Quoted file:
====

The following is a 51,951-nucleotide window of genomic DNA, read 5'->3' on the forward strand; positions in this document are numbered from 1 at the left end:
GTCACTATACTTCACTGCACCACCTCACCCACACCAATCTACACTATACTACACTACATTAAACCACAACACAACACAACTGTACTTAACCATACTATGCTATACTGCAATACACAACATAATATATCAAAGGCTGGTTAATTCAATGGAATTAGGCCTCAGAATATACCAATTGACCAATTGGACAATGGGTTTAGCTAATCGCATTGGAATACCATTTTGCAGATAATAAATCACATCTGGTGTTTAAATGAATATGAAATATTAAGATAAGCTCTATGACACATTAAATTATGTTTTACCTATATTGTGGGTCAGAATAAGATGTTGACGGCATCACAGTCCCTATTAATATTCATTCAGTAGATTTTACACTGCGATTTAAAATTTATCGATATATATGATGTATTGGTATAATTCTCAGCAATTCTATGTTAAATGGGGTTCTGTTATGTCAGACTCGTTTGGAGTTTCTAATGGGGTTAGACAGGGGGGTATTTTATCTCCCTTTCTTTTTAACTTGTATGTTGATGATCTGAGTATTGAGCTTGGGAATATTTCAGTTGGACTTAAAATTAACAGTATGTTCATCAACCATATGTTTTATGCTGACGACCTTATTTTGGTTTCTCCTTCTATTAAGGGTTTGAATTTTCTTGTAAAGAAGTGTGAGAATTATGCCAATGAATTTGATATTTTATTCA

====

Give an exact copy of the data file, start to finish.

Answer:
The following is a 51,951-nucleotide window of genomic DNA, read 5'->3' on the forward strand; positions in this document are numbered from 1 at the left end:
GTCACTATACTTCACTGCACCACCTCACCCACACCAATCTACACTATACTACACTACATTAAACCACAACACAACACAACTGTACTTAACCATACTATGCTATACTGCAATACACAACATAATATATCAAAGGCTGGTTAATTCAATGGAATTAGGCCTCAGAATATACCAATTGACCAATTGGACAATGGGTTTAGCTAATCGCATTGGAATACCATTTTGCAGATAATAAATCACATCTGGTGTTTAAATGAATATGAAATATTAAGATAAGCTCTATGACACATTAAATTATGTTTTACCTATATTGTGGGTCAGAATAAGATGTTGACGGCATCACAGTCCCTATTAATATTCATTCAGTAGATTTTACACTGCGATTTAAAATTTATCGATATATATGATGTATTGGTATAATTCTCAGCAATTCTATGTTAAATGGGGTTCTGTTATGTCAGACTCGTTTGGAGTTTCTAATGGGGTTAGACAGGGGGGTATTTTATCTCCCTTTCTTTTTAACTTGTATGTTGATGATCTGAGTATTGAGCTTGGGAATATTTCAGTTGGACTTAAAATTAACAGTATGTTCATCAACCATATGTTTTATGCTGACGACCTTATTTTGGTTTCTCCTTCTATTAAGGGTTTGAATTTTCTTGTAAAGAAGTGTGAGAATTATGCCAATGAATTTGATATTTTATTCA